District of Columbia Expands Benchmarking

timthumbAccording to the U.S. Department of Energy, commercial buildings account for nearly 50% of all building energy use and about 20% of total energy consumption and greenhouse gas emissions nationwide. New York, Seattle, Boston, and a growing number of cities require or are developing benchmarking systems to track and improve building energy efficiency; the nation’s capital has been monitoring public building performance since 2010. The initial phase included only buildings over 200,000 gross SF, but by 2013, private buildings over 100,000 gross SF were required to report energy and water use. In 2014, the program expanded to include commercial and multifamily buildings over 50,000 gross SF.

The District of Columbia’s Department of the Environment (DDOE) collaborated closely for several years with developers, energy experts, and environmental groups to develop its benchmarking system. The Clean and Affordable Energy Act of 2008 (CAEA) requires that owners of large commercial buildings annually measure and report energy and water use to the DDOE for public disclosure. CAEA-mandated benchmarking means that each building’s annual consumption is tracked and compared with its own past performance and with the performance of similar buildings around the country. Studies have shown that benchmarking is an effective way to drive energy efficiency improvements and to improve property values. Tenants with the option of choosing between two similar buildings tend to choose the one that uses less energy and water (at least as those are manifested in reimbursable operating costs).

Benchmarks are also important tools for reducing energy costs to taxpayers, says Brian Hanlon, Director of the District’s Department of General Services. In the District Public Building Benchmarking Report for fiscal years 2009–2012, Hanlon emphasizes D.C.’s efforts to lead by example. Says Hanlon, “We want to show all building owners the value of energy benchmarking as a path to saving money, reducing environmental impact and improving our city.”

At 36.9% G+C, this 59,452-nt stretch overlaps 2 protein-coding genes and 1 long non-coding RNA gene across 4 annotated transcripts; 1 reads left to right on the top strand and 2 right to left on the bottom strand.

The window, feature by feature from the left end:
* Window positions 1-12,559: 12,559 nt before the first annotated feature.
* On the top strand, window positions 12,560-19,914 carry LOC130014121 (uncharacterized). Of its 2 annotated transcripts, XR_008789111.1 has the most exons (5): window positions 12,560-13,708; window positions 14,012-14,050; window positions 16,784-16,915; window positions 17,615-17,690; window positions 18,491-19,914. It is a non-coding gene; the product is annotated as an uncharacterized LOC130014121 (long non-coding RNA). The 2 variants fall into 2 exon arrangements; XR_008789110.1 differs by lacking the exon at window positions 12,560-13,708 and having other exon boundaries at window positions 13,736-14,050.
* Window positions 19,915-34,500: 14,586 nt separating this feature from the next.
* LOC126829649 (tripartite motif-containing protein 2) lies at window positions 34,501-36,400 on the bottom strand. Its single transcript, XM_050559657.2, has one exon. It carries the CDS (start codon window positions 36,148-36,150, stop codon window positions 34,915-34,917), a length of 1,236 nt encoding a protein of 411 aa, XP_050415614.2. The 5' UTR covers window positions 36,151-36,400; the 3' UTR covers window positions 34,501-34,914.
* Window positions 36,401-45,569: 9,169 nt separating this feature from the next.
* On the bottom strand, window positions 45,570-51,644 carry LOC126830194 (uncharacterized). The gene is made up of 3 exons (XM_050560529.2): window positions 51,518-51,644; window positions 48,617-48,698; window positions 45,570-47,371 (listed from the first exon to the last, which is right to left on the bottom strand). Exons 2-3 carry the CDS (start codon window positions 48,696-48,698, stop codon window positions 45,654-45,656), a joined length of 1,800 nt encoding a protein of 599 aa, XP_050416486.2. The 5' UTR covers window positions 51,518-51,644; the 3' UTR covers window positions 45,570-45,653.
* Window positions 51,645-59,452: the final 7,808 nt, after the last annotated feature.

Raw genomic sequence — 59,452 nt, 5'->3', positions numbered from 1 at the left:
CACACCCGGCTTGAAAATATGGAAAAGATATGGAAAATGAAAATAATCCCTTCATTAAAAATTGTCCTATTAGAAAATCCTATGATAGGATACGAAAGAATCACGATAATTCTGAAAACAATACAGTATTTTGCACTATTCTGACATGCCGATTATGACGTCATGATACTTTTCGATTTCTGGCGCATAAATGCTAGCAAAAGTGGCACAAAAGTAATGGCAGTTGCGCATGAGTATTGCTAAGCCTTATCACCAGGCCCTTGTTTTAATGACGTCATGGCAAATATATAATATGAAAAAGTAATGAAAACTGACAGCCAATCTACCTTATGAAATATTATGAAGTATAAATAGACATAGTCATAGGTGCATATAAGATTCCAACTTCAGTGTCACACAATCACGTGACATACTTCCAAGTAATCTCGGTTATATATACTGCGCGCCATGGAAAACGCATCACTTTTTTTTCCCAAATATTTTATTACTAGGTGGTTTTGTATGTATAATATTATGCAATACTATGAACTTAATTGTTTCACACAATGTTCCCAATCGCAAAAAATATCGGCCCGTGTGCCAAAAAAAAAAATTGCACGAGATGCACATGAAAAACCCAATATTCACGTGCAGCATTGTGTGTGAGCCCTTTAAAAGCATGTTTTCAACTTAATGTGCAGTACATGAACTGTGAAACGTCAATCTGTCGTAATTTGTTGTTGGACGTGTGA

Even before the CAEA passed, some of the city’s largest property owners already tracked water and energy use, but many struggled at first to interpret the law’s requirements and welcomed a 2011 delay in implementation. The gradual phase-in of more buildings, based on size, has given the DDOE time to prepare detailed guidelines to facilitate compliance, including a handy Benchmarking Checklist. To determine if a property is required to benchmark, an owner or manager can check the DDOE’s Covered Building List and the building’s blueprints to confirm gross square footage. Notably, some exemptions may be granted for buildings that are unoccupied, vacating early in the year, new construction or where energy use disclosure might jeopardize national security. Exemption requests must be sent in writing to the DDOE. Also, in single-tenant buildings, benchmarking may be delegated to the tenant, with prior notification of the DDOE.

Data collection worksheets identify the whole building or individual meter utility information that needs to be collected. The Data Collection Worksheets also require disclosure of the major space use types within each building, essential to make accurate comparisons of consumption between buildings. Reporting involves accessing the correct year’s Report Template and downloading it to an Energy Star Portfolio Manager account. EPA’s Energy Star Portfolio Manager is the industry’s standard tool for benchmarking—already, 40% of commercial building space is tracked with Energy Star. From the Energy Star site, each building’s data needs to be sent to DDOE by each year’s April 1 deadline.

Help for those new to benchmarking or to DC’s system is available in several forms. The Energy Star site includes a benchmarking starter kit to help owners and managers make a habit of collecting needed data each month. The DC Sustainable Energy Utility (DCSEU) Benchmarking Help Center is available year-round to respond to technical questions and maintains a list of consulting firms offering benchmarking services for anyone seeking professional assistance. DCSEU also offers training sessions for learning how to benchmark and report any type of property. The most important step in benchmarking, however, may be interpreting and acting upon the results of year-to-year data comparisons. Experts at DCSEU will also work with owners and managers to identify needed energy and water efficiency upgrades so that the program’s goal of continually improving efficiency over time is achieved throughout the city.

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